In this video interview Theodor Hänsch who won the Nobel Prize in 2005 for his contribution to the development of laser-based precision spectroscopy starts by telling us that his father raised him to be a rebel! He says that he gets a little devilish delight in disobeying orders.
At school he was very bored so he learned how to take books out from the public and then the University library where he says they had a much larger range. Heavily into chemical experimentation he stored chemicals under his parent`s bed. Fortunately nothing terrible resulted from his experiments apart from one small accident where he burned his fringe and became slightly deaf. This turned him away from chemistry towards an interest in electronics.
At the age of 16 he decided that he wanted to be a University professor. He started out wanting to do nuclear physics as he says that it was the glamorous thing to do in the 1960s. But after attending conferences he realised that he would need to collaborate on using large equipment on large experiments in order to do nuclear physics and he says that he likes to have his own toys!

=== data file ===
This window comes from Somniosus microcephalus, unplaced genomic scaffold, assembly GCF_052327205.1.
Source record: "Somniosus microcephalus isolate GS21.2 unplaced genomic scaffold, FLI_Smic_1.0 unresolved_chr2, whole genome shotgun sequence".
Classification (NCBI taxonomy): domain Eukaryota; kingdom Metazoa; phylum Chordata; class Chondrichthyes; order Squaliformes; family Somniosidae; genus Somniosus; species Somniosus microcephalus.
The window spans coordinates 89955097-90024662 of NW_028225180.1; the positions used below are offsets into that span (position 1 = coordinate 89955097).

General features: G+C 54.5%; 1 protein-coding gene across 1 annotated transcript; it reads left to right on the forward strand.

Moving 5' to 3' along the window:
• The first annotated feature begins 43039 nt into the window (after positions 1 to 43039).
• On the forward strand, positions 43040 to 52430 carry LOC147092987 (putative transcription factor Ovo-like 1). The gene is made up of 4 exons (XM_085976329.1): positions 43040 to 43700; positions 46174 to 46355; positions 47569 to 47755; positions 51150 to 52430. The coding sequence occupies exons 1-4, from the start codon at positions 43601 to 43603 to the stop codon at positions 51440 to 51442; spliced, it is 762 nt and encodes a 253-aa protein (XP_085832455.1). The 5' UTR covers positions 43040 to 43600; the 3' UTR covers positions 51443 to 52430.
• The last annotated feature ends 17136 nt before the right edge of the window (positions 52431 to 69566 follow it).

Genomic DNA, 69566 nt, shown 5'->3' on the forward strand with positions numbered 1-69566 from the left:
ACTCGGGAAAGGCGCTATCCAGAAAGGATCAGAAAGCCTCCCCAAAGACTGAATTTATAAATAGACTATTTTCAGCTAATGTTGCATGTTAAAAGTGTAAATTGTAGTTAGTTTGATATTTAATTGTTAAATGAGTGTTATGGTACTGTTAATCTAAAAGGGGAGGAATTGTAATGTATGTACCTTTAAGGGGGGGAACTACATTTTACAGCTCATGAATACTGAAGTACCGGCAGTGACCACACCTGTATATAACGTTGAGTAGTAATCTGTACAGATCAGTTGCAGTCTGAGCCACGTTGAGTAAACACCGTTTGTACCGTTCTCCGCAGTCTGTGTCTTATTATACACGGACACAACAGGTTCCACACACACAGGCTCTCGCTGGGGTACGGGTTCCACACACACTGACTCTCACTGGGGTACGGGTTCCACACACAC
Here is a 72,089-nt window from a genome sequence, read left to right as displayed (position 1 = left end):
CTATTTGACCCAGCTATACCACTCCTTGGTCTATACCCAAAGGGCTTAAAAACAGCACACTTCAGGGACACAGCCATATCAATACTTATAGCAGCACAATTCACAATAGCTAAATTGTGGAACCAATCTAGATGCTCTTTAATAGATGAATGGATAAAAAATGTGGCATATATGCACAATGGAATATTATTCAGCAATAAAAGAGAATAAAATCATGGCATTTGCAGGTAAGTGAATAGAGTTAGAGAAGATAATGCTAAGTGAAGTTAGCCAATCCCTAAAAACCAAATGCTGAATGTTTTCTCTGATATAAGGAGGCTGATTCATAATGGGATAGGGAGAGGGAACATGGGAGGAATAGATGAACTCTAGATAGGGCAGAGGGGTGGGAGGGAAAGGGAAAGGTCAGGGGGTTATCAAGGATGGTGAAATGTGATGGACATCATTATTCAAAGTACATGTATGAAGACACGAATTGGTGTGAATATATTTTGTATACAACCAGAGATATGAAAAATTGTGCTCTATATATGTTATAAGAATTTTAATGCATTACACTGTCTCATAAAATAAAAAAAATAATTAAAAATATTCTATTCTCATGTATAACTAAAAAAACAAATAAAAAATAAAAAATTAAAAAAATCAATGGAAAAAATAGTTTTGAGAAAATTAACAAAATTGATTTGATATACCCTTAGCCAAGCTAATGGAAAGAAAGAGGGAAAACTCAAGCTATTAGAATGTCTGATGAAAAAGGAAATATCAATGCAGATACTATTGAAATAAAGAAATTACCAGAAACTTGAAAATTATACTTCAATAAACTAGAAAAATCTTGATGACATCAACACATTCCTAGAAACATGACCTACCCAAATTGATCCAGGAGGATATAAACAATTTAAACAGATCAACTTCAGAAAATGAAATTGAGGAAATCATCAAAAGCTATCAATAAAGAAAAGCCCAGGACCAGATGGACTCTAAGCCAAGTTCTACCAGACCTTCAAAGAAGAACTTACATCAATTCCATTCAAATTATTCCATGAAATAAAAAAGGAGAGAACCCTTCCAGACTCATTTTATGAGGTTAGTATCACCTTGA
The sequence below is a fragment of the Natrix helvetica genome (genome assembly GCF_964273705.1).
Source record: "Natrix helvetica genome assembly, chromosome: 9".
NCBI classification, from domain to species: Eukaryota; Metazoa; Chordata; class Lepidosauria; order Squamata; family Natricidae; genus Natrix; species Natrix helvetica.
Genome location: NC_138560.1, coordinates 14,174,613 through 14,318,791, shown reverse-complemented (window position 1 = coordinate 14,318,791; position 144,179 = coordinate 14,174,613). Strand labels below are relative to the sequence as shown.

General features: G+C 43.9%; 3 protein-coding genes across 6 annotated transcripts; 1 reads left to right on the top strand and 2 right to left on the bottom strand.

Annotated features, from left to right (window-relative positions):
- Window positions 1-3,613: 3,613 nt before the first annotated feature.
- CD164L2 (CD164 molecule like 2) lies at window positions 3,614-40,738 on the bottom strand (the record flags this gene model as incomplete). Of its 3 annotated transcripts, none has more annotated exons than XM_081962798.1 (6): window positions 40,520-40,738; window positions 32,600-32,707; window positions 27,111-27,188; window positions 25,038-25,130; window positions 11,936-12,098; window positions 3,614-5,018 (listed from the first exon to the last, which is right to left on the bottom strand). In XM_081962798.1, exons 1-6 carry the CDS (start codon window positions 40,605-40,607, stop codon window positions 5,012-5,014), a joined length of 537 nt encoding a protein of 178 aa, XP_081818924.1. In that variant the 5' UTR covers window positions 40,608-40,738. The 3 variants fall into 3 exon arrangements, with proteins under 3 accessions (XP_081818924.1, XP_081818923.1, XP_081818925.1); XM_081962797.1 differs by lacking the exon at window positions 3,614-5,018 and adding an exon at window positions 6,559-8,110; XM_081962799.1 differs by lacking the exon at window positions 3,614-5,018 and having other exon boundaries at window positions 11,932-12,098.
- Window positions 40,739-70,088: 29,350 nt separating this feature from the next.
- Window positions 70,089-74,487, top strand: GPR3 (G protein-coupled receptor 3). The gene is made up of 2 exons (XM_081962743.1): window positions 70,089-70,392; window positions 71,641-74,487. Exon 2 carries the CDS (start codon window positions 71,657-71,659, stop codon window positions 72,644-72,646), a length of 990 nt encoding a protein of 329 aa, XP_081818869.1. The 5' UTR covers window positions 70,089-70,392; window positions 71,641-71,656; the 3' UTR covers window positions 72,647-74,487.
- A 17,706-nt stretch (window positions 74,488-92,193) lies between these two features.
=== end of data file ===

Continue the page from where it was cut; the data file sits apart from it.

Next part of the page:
Hänsch goes on to tell us that he found lasers a fascinating new tool so he went on to work with lasers. He says that his PhD thesis is still being sited today and tells us about different experiments that he has carried out using lasers. His work on the spectroscopy of hydrogen gave significant and important measurements. He then talks about the work for which he was awarded the Nobel Prize and ends on the subject of religion.